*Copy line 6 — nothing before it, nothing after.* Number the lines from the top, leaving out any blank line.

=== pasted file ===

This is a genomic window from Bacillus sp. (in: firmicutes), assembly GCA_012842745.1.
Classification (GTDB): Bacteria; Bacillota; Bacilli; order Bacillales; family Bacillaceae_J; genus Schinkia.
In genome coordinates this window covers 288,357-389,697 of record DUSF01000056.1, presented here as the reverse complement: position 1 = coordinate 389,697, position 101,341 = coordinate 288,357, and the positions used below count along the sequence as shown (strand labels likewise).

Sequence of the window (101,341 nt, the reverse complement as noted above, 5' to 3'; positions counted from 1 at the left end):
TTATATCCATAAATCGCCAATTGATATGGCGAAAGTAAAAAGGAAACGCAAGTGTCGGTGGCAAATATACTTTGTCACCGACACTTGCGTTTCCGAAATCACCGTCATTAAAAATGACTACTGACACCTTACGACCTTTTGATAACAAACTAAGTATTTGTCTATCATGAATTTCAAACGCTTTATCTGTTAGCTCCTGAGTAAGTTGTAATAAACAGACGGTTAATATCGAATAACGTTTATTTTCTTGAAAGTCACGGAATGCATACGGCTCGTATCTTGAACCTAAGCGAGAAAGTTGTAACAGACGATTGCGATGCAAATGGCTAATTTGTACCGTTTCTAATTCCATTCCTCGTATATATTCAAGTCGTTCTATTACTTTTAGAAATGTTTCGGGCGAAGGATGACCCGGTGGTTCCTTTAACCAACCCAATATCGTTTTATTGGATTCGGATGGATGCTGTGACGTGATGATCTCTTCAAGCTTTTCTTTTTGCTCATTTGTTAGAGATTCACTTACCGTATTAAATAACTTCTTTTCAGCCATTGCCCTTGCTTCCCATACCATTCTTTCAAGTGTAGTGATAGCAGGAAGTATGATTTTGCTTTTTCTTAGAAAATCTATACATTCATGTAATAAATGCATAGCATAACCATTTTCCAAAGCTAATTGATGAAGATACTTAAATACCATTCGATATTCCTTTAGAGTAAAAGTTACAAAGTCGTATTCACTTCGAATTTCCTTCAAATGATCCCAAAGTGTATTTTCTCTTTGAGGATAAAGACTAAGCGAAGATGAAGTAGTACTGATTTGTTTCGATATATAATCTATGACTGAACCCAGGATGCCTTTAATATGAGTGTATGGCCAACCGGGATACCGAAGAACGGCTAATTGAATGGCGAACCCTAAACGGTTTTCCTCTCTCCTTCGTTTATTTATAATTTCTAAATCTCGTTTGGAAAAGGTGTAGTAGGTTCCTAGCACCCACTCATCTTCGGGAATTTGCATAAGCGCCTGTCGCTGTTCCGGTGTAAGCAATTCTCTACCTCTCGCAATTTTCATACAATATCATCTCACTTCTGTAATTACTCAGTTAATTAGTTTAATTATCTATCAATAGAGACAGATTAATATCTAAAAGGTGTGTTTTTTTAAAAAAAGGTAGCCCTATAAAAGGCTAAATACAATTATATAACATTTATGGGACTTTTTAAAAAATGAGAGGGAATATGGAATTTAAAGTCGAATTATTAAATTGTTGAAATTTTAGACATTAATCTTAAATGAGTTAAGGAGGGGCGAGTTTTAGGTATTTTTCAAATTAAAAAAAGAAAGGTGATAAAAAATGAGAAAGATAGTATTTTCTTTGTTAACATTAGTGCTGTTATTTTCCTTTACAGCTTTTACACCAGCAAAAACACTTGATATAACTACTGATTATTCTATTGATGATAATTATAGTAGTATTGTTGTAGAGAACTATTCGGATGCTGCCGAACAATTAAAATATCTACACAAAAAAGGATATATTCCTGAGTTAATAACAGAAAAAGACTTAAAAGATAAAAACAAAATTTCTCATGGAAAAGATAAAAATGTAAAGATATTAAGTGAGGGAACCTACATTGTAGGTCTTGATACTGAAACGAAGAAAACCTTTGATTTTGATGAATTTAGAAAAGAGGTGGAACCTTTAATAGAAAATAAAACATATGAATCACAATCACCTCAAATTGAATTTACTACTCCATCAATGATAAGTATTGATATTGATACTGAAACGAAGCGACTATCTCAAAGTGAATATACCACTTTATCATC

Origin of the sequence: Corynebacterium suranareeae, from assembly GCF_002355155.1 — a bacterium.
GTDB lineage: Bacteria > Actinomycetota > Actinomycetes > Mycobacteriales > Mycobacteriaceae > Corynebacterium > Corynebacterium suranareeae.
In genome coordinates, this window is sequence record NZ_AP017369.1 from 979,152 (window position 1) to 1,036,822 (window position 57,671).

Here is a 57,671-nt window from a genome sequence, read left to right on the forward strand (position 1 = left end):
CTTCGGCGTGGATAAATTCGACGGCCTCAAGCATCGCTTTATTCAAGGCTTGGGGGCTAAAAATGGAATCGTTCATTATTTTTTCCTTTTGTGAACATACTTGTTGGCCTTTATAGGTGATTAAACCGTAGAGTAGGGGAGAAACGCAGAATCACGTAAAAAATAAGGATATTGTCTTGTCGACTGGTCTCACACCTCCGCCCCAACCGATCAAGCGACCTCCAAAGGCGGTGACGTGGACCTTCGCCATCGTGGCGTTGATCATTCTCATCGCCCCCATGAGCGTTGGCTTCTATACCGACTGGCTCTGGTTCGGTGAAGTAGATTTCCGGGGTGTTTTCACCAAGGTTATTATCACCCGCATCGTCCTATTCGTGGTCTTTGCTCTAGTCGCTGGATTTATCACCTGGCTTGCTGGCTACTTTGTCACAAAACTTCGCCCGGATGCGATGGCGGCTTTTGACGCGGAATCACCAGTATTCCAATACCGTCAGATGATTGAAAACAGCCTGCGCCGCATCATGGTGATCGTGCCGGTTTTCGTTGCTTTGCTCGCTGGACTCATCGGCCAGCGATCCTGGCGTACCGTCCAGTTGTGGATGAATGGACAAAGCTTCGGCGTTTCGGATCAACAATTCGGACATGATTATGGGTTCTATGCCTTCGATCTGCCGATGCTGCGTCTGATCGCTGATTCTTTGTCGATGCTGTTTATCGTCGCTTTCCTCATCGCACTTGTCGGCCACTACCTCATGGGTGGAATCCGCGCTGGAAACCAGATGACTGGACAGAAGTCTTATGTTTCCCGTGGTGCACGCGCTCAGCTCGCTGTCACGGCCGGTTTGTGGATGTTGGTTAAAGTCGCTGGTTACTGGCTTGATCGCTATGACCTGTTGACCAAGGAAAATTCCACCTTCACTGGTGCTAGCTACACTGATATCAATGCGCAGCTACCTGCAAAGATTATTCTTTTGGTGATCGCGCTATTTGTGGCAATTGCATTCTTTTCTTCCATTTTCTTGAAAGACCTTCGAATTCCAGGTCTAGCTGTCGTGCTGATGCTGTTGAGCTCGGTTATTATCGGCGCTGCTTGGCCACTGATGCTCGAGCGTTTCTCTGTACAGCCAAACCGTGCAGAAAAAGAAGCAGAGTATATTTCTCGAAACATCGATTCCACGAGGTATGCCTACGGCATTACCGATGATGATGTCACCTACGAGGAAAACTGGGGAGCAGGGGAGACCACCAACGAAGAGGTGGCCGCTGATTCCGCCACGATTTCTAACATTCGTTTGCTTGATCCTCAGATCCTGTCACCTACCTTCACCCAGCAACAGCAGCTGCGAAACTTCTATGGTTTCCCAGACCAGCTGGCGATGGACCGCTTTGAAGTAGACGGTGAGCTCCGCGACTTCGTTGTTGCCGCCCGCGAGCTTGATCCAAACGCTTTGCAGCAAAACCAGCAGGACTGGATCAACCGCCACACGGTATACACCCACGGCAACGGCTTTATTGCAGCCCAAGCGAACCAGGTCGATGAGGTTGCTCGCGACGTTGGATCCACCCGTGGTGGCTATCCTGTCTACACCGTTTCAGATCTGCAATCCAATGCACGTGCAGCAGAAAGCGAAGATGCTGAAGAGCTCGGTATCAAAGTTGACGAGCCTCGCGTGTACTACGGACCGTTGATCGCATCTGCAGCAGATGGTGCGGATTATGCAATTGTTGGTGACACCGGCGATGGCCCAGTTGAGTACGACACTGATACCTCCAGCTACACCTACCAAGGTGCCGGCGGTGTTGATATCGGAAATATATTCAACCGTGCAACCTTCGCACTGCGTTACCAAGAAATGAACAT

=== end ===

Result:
Origin of the sequence: Corynebacterium suranareeae, from assembly GCF_002355155.1 — a bacterium.